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The mayor, the groundskeeper and the town historian: Meet one of Nevada's cleanup crews

The historic Evergreen Lane, built in 1877, was just one of several areas in Nevada that sustained damage after Mondays derecho.

NEVADA, Iowa — Chainsaws have been roaring across the town of Nevada this week, one of the many Iowa communities that suffered destruction from Monday's powerful derecho storm.

Mayor Brett Barker said, though the damage is overwhelming, it has been refreshing to spend time along community members cleaning up.

"Honestly, it was a little bit refreshing to unplug a little bit from all of the stuff going on outside of Iowa," said Barker. "[And] we even have controversial issues in front of our City Council right now. And it was nice to put all that work aside and just work side-by-side with community members and clean stuff up."

Wednesday, he worked alongside the father-son duo of Kris and Henry Corbin, helping saw and load lumber away from the historic site Evergreen Lane. 

It's a regal brick building that was built in 1877. Like many Nevada sites, it has a rich family history.

"Really the stories that go along with structures ... it resounds to people in Nevada. Like so many Midwestern communities," Henry said.

Henry has been dubbed the town historian, an anomaly, considering he's only 23 years old. 

"Just kind of got pulled into history early on," said Henry. "It's just always been something that's been fun to me and made sense and clicked."

Like his son Henry, Kris also has a genuine passion for telling the stories behind many of the sites in the town. Several, like Evergreen Lane, had parts that were damaged beyond repair.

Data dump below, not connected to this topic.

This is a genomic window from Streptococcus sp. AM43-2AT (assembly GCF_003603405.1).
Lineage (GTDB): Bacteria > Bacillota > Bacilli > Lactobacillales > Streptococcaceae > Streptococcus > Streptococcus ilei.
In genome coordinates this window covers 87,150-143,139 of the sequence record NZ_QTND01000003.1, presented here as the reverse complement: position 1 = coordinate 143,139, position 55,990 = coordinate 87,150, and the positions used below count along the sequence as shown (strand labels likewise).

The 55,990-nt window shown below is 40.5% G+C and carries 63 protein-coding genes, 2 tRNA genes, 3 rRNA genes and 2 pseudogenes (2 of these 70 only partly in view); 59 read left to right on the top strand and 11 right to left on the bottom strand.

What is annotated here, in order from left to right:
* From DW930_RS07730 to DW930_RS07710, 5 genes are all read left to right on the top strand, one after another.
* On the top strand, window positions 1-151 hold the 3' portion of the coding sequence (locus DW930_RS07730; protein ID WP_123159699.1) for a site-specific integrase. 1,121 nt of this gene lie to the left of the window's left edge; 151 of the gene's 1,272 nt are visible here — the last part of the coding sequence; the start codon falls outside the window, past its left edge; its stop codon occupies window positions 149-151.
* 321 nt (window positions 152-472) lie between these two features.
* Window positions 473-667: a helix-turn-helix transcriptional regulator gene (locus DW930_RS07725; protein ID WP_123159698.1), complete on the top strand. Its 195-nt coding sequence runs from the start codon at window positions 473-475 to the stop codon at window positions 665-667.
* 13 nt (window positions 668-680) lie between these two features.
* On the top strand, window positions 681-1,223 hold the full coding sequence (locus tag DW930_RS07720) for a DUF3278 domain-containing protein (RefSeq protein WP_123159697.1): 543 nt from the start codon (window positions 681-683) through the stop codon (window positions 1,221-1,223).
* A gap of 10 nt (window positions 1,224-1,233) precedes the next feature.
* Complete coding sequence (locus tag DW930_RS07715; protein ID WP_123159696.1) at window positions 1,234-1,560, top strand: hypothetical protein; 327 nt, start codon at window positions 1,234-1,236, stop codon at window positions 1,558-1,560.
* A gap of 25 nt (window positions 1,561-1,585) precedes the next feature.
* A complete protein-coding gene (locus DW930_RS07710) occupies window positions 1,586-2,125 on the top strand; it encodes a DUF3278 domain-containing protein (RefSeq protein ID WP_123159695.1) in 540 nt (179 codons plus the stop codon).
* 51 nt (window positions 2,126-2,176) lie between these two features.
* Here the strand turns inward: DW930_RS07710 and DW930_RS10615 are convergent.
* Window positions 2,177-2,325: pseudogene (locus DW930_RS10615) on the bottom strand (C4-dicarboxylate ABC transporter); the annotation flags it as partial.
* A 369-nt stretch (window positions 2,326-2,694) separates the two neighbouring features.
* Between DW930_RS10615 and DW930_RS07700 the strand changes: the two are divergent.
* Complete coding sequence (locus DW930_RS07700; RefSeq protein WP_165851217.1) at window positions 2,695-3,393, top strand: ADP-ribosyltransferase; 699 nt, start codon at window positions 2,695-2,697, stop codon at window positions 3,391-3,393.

10 different trees are on the property, and they believe they may have lot a few species. At this point, it's hard to tell.

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"It just makes me feel sad," said Kris. "I consider this a park that people in Nevada can come and share. Now that we got people come around here that can't just sit on the porch and they can't come sit on the fence. As for myself, I look over here and  I think, what a waste."

Over on 11th Street, Nevada resident Nick Shaull surveyed the damage on his roof. There were holes in his porch roof and main roof of his home, left by massive trees that punctured through.

Residential damage in Nevada.

Posted by Eva Andersen on Thursday, August 13, 2020

"I got a call [from my wife] at about 11, saying she thought the tree had come down," said Schaull, who said his wife had eight daycare children in the basement. "There's probably a 30-foot hole in the roof, it busted a bunch of rafters."

RELATED: 'We're definitely just trying to survive out here': Iowa farmers react to extensive crop damage

His six-year-old daughter, Eva, said, "It made a big boom! It was a little scary."

Ultimately, Mayor Barker says he feels a sense of gratitude by how many people have stepped up to help.

"Seeing all these new relationships forming will only make us better in the long run."

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